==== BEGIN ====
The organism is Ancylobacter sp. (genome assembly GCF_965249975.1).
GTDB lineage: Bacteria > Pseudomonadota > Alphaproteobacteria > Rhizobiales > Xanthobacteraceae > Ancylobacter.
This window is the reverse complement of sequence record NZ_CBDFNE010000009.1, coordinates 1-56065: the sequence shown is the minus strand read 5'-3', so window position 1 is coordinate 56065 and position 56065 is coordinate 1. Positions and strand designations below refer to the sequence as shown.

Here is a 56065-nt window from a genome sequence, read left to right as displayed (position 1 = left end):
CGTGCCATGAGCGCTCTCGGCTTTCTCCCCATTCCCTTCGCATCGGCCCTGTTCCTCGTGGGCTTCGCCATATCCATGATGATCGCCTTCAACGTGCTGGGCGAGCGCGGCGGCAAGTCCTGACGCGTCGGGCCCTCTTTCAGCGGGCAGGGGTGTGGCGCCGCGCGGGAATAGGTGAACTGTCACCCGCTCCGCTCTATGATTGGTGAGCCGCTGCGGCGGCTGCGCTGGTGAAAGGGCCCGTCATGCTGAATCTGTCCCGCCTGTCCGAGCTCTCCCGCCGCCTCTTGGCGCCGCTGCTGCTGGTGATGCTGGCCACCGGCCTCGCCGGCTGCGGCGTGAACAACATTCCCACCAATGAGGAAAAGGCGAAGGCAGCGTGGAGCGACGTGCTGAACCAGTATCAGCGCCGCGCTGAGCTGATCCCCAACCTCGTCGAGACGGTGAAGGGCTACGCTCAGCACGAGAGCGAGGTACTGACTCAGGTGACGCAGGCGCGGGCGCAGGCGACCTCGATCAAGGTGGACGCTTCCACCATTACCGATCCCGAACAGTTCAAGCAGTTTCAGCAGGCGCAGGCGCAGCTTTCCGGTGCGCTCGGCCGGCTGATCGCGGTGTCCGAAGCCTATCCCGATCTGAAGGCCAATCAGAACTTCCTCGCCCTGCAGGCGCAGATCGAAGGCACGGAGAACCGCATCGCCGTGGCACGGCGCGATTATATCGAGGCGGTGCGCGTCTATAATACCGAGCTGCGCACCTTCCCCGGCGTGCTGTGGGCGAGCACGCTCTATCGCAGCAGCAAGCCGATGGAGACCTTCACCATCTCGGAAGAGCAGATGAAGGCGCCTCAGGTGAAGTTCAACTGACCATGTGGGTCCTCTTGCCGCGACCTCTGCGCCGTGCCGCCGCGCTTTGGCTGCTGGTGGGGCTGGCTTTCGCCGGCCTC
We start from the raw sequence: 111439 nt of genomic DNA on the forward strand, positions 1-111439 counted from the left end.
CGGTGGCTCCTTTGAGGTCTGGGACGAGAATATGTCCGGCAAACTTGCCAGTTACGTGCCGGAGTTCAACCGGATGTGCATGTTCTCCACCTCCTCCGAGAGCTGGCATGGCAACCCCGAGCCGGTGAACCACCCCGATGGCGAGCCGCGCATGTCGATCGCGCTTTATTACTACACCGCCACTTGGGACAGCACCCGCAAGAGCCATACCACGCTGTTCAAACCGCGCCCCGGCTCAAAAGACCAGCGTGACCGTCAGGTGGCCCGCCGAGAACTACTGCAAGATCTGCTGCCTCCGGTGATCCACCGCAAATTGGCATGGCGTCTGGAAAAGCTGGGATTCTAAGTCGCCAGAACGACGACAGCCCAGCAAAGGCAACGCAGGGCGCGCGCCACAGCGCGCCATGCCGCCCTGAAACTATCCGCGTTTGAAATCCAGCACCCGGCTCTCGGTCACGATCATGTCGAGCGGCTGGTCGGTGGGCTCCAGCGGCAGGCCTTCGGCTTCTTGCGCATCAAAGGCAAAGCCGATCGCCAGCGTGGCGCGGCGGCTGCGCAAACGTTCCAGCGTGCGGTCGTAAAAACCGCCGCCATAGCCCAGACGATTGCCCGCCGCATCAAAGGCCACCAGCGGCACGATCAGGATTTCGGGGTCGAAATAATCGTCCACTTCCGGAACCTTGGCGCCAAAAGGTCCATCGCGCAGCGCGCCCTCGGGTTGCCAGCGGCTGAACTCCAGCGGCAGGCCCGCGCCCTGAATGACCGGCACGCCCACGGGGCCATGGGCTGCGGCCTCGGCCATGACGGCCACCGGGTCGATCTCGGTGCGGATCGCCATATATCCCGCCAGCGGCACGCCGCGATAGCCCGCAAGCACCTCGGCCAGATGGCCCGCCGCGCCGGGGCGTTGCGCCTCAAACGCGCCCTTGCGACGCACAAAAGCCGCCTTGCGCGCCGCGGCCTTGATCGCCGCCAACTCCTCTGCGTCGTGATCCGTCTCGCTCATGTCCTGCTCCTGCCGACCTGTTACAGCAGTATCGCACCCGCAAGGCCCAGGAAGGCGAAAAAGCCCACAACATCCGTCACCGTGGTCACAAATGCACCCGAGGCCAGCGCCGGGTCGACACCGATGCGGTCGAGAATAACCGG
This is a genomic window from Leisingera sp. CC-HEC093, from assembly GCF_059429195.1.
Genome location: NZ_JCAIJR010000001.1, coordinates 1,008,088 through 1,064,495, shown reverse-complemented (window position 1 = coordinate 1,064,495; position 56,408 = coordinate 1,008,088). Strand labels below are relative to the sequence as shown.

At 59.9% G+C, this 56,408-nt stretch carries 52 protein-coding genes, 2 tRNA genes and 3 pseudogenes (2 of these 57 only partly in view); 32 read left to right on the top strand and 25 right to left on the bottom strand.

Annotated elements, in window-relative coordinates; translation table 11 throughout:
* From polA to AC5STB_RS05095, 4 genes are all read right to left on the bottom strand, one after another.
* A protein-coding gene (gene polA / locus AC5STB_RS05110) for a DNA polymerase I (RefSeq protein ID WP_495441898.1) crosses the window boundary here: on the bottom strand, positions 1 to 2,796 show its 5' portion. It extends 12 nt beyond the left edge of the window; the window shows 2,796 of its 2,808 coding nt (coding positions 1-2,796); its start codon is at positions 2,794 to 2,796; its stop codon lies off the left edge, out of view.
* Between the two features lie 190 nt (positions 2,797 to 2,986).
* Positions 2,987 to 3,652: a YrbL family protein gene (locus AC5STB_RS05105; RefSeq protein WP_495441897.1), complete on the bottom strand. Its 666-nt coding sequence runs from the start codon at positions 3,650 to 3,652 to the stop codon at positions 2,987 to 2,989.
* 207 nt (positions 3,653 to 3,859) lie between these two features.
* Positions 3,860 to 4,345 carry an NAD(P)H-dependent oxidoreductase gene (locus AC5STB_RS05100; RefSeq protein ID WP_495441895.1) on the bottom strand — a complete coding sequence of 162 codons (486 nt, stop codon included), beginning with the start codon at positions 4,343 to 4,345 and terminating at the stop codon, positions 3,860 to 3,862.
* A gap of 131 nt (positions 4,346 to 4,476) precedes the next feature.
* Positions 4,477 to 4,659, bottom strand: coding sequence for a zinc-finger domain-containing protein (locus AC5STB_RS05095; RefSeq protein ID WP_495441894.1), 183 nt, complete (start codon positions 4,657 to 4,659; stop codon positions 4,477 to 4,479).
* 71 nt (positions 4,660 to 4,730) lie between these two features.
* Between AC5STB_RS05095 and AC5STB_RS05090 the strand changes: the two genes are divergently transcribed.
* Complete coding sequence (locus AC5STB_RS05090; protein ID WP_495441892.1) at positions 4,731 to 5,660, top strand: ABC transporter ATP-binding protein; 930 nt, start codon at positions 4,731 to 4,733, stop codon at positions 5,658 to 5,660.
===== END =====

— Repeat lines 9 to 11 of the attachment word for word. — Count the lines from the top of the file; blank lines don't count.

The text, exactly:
Genome location: NZ_JCAIJR010000001.1, coordinates 1,008,088 through 1,064,495, shown reverse-complemented (window position 1 = coordinate 1,064,495; position 56,408 = coordinate 1,008,088). Strand labels below are relative to the sequence as shown.

At 59.9% G+C, this 56,408-nt stretch carries 52 protein-coding genes, 2 tRNA genes and 3 pseudogenes (2 of these 57 only partly in view); 32 read left to right on the top strand and 25 right to left on the bottom strand.

Annotated elements, in window-relative coordinates; translation table 11 throughout: